Sunday, February 14, 2016

Movie Review: "Anomalisa" (2015)

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Director: Charlie Kaufman & Duke Johnson
Year: 2015
Rating: R
Running Time: 1 hour, 30 minutes

Michael Stone (voiced by David Thewlis), the author of a customer service guide book, is on a business trip to give a lecture in Cincinnati, Ohio. He is at a place where he is depressed about the monotony of life, but out of nowhere, Michael hears a different voice that makes him feel alive for the first time in a long time. 

"Anomalisa" is a stop-motion animated film from writer/director Charlie Kaufman. Those familiar with Kaufman's work like "Eternal Sunshine of the Spotless Mind," "Adaptation, " and "Being John Malkovich" will know he writes extremely introspective films that often deal with depression, loss, love, and other psychological issues. "Anomalisa" is no different as it focuses on a one man who is depressed about the mundanity life is. The lead character, Michael Stone, voiced by David Thewlis, is an author who is married with a kid, but finds absolutely no joy in life. To him, everything is boring and everyone sounds the same, and we mean this literally. Everyone in this film sounds exactly the same. Everyone except for two characters are voiced by Tom Noonan. This is obviously done as reflection of Michael's psychological state and is a rather interesting and unique gimmick, one we had no idea about when first started watching. Michael is going to Cincinnati to give a speech about his book. Another city, another speech, another boring day. When he hears the voice of Lisa, voiced by Jennifer Jason Leigh, in his hotel hallway, he starts to snap out of his funk and actually gets excited about life again. He feels it is Lisa, who is obviously different to him in some way, who can bring happiness to his life, and it seems like she's the only one.

From here, "Anomalisa" follows down the usual paths we would expect and have become very familiar with in independent cinema. Overall, this is a standard character sketch, just presented in a unique, interesting, and original way. Is it worthy of the high praise it has been getting by the cinephile community? Maybe. We can totally see how it has gotten this response, and while we do like the movie just fine, it's not something we'd crave to watch again. The voice acting, while wonderful, comes together in a cacophony of dejectedness in a Kaufman's signature 'doom and gloom' attitude. However, we do appreciate Charlie Kaufman's attempt to be different in a world that feeds us the same crap endlessly, and boy, does he do things differently. It's a little defeatist and depressing, though, that he feels the need to constantly hammer audiences with the remembrance that life is an endless stream of mundane, but in its sadness, it is thought provoking. We get it, life is boring, then you die. This movie will most certainly not be for everyone, as is the case with a lot of independent cinema. It also features one of the weirdest, but strangely intimate and accurate sex scenes we've ever seen put on film, and remember, this is a stop-motion animated movie. We will say that even though we like the creativity of using Tom Noonan to voice everyone at once, what it artistically represents, it does also make conversations a little harder to follow whenever it goes further than one-on-one or over the phone. All in all, "Anomalisa" is worthy of your time if you are into off the beaten path types of films.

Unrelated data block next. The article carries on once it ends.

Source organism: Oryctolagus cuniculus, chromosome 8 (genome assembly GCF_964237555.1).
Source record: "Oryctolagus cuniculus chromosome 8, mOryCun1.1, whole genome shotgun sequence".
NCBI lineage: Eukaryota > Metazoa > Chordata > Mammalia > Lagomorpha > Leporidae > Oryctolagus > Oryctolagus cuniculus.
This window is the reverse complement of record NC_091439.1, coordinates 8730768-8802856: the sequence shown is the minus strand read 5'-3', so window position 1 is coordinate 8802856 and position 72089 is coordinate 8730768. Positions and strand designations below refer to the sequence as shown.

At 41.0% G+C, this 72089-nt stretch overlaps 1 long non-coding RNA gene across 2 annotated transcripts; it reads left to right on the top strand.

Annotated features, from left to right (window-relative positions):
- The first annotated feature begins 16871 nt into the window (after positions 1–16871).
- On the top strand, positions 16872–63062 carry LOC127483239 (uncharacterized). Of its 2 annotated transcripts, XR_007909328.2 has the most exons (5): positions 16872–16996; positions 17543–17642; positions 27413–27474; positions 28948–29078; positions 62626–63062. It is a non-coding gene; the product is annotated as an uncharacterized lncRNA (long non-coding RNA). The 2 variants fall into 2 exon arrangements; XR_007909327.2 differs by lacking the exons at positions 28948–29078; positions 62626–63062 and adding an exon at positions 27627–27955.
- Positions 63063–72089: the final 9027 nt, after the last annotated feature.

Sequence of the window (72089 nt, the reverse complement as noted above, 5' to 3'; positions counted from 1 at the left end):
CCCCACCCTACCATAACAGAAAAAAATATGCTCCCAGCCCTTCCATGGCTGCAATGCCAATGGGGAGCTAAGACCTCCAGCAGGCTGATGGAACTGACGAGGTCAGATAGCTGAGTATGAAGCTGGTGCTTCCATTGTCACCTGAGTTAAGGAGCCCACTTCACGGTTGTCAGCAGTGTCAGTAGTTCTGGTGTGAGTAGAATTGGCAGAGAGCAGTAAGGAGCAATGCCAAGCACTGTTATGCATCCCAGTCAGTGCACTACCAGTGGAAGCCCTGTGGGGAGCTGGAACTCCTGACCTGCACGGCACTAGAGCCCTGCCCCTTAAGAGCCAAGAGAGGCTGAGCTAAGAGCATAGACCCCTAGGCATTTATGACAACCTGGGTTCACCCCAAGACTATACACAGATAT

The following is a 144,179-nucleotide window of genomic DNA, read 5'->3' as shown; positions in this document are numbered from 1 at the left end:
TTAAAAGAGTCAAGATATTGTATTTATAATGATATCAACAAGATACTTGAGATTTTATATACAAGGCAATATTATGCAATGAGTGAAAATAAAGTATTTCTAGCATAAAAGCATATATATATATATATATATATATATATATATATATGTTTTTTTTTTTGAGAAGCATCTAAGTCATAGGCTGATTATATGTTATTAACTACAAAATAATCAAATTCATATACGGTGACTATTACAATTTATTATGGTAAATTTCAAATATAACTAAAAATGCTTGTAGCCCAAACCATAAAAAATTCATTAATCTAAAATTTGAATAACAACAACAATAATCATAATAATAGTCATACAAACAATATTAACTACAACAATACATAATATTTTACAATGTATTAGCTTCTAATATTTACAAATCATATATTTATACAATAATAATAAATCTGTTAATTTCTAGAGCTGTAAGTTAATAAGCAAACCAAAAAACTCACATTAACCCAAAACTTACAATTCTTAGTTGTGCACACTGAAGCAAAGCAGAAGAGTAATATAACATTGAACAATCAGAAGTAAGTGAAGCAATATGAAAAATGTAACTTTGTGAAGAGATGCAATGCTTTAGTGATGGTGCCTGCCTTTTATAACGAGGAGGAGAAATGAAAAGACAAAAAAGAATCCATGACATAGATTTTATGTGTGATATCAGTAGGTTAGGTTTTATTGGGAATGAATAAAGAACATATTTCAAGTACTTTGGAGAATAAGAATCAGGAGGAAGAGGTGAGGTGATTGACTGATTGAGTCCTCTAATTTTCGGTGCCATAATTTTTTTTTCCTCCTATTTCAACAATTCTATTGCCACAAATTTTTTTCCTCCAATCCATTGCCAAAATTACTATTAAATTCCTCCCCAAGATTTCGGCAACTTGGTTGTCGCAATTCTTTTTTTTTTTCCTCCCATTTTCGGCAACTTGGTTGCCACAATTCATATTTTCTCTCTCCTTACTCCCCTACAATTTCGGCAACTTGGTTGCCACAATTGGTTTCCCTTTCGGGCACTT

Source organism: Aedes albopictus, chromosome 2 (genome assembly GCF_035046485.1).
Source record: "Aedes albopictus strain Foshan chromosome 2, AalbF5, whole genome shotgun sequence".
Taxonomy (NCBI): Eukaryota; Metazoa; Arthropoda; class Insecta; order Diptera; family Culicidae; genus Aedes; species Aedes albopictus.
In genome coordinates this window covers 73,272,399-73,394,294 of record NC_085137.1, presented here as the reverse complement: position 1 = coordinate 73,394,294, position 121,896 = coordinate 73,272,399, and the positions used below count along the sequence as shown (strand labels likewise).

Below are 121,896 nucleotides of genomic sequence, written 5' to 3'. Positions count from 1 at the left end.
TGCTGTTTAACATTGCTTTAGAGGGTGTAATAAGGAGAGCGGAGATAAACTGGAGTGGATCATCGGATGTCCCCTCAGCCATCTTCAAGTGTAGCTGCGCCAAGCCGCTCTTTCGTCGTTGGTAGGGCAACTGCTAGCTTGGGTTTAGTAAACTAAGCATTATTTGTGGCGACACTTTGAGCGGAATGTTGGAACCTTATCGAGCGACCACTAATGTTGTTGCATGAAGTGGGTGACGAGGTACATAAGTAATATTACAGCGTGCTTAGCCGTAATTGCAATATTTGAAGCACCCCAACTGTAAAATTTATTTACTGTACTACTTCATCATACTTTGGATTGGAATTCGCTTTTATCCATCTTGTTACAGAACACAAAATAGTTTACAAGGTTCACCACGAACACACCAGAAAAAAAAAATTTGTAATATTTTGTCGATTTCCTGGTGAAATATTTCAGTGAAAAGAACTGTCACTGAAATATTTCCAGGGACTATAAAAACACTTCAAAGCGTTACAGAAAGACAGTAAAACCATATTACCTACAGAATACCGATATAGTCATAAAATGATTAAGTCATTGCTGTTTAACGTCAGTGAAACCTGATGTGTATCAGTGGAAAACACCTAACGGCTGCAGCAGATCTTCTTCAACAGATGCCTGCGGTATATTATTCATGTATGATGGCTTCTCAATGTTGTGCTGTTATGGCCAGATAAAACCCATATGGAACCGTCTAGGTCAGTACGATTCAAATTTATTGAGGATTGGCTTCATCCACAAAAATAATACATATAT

My Rating: 7/10
BigJ's Rating: 7/10
IMDB's Rating: 7.5/10
Rotten Tomatoes Rating: 92%
Do we recommend this movie: Sure, why not?
One year ago, we were watching: "The Boy Next Door"

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